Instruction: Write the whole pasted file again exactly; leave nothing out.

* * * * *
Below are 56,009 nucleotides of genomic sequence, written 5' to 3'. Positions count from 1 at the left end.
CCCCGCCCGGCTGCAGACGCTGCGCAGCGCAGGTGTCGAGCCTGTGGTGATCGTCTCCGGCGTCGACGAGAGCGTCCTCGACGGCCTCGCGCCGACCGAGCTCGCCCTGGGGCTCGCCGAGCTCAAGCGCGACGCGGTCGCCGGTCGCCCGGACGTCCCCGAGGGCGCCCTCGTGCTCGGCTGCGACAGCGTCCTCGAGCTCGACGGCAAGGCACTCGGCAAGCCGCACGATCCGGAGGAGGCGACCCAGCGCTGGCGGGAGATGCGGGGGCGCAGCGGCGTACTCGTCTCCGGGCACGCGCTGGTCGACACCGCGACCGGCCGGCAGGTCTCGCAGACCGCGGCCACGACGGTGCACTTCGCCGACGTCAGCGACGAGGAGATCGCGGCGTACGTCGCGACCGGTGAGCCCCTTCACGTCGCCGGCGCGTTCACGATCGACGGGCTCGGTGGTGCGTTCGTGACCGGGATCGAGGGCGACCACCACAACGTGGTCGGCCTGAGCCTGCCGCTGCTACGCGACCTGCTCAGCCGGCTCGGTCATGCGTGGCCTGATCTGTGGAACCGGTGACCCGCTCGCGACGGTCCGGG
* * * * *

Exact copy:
Below are 56,009 nucleotides of genomic sequence, written 5' to 3'. Positions count from 1 at the left end.
CCCCGCCCGGCTGCAGACGCTGCGCAGCGCAGGTGTCGAGCCTGTGGTGATCGTCTCCGGCGTCGACGAGAGCGTCCTCGACGGCCTCGCGCCGACCGAGCTCGCCCTGGGGCTCGCCGAGCTCAAGCGCGACGCGGTCGCCGGTCGCCCGGACGTCCCCGAGGGCGCCCTCGTGCTCGGCTGCGACAGCGTCCTCGAGCTCGACGGCAAGGCACTCGGCAAGCCGCACGATCCGGAGGAGGCGACCCAGCGCTGGCGGGAGATGCGGGGGCGCAGCGGCGTACTCGTCTCCGGGCACGCGCTGGTCGACACCGCGACCGGCCGGCAGGTCTCGCAGACCGCGGCCACGACGGTGCACTTCGCCGACGTCAGCGACGAGGAGATCGCGGCGTACGTCGCGACCGGTGAGCCCCTTCACGTCGCCGGCGCGTTCACGATCGACGGGCTCGGTGGTGCGTTCGTGACCGGGATCGAGGGCGACCACCACAACGTGGTCGGCCTGAGCCTGCCGCTGCTACGCGACCTGCTCAGCCGGCTCGGTCATGCGTGGCCTGATCTGTGGAACCGGTGACCCGCTCGCGACGGTCCGGG